Title: Us Conductors
Author: Sean Michaels
Publisher: Random House of Canada
Publication Date: January 1, 2015
Synopsis from Goodreads:
In a ship steaming its way from Manhattan back to Leningrad, Lev Termen writes a letter to his “one true love”, Clara Rockmore, telling her the story of his life. Imprisoned in his cabin, he recalls his early years as a scientist, inventing the theremin and other electric marvels, and the Kremlin’s dream that these inventions could be used to infiltrate capitalism itself. Instead, New York infiltrated Termen – he fell in love with the city’s dance clubs and speakeasies, with the students learning his strange instrument, and with Clara, a beautiful young violinist. Amid ghostly sonatas, kung-fu tussles, brushes with Chaplin and Rockefeller, a mission to Alcatraz, the novel builds to a crescendo: Termen’s spy games fall apart and he is forced to return home, where he’s soon consigned to a Siberian gulag. Only his wits can save him, but they will also plunge him even deeper toward the dark heart of Stalin’s Russia.
Before reading this book, I’d never heard of the theremin, but after reading it and conducting research on YouTube, I feel much more knowledgable about this strange and unusual instrument. This story is about the inventor, Lev Termen, his experiences in New York as a spy for the USSR, and his return to Russia as a convicted criminal. What I love about this story is that it portrays an eeriness that reflect the strange sounds of his invention. It’s got this air of mystery and intrigued coupled with a sense of romance and even danger. Teremin himself is a very interesting man, obsessed with circuits and music, practitioner of kung-fu, music teach, romantic, agent for his homeland. He is a man of many facets.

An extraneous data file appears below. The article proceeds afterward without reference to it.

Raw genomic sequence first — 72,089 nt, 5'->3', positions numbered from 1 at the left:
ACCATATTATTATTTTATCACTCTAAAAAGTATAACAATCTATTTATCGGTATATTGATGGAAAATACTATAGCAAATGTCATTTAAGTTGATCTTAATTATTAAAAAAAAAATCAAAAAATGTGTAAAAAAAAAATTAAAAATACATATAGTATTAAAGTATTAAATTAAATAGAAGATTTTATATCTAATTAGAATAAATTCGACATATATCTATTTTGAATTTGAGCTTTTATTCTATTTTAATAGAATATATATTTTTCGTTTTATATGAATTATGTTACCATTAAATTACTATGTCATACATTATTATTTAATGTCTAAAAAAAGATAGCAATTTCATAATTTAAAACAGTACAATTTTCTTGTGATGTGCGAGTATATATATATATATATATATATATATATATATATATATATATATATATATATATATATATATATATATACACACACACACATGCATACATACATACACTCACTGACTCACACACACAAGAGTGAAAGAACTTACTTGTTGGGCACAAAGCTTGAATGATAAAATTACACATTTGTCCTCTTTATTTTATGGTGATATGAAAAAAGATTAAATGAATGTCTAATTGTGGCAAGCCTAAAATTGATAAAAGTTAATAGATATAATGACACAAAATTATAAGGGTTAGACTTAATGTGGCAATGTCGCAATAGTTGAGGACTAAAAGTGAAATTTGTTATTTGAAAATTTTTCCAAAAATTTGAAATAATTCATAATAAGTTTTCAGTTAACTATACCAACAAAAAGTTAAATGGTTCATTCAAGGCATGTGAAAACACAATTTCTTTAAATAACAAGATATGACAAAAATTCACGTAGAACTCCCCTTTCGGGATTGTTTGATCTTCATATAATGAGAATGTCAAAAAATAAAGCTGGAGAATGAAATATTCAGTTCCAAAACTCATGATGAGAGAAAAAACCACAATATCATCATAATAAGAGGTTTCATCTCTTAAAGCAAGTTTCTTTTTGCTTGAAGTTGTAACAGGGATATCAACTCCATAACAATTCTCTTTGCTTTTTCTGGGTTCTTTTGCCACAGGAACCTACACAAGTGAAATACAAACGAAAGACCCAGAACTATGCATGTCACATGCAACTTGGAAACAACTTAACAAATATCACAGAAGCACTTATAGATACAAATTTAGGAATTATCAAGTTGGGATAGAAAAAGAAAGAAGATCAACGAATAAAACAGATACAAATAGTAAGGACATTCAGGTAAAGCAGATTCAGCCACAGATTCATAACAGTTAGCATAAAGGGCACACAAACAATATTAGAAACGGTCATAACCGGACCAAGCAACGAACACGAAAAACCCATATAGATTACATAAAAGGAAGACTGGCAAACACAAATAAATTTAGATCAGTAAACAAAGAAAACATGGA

Michaels’ prose is sweeping and beautiful. He constructs a detailed, historical world bringing this moment in time to life. Teremin is the most real character in the book and is the easiest to fully understand, as the novel is told from his perspective. The other characters are all perceived through his point of view and understanding so we don’t get to know them as well. Each relationship is defined and described by Teremin, which gives the whole book a very autobiographical feel to it as Teremin narrates his experiences.
I really liked the end portion of the book the best. The setting changes to Stalin’s Russia and it’s in this section that I felt like the book really came alive. It’s the most visceral part of the book. The gulags are dark and dangerous. Death is imminent and Teremin is living moment to moment. The glitz of Jazz Age New York is gone and is replaced with cold and darkness.
I do struggle a little bit to understand how Us Conductors beat out Canadian greats like Heather O’Neill and Miriam Toews as the winner of the 2014 Giller Prize, as I don’t think that the writing in this book is as strong. But it’s still an excellent and incredibly interesting read.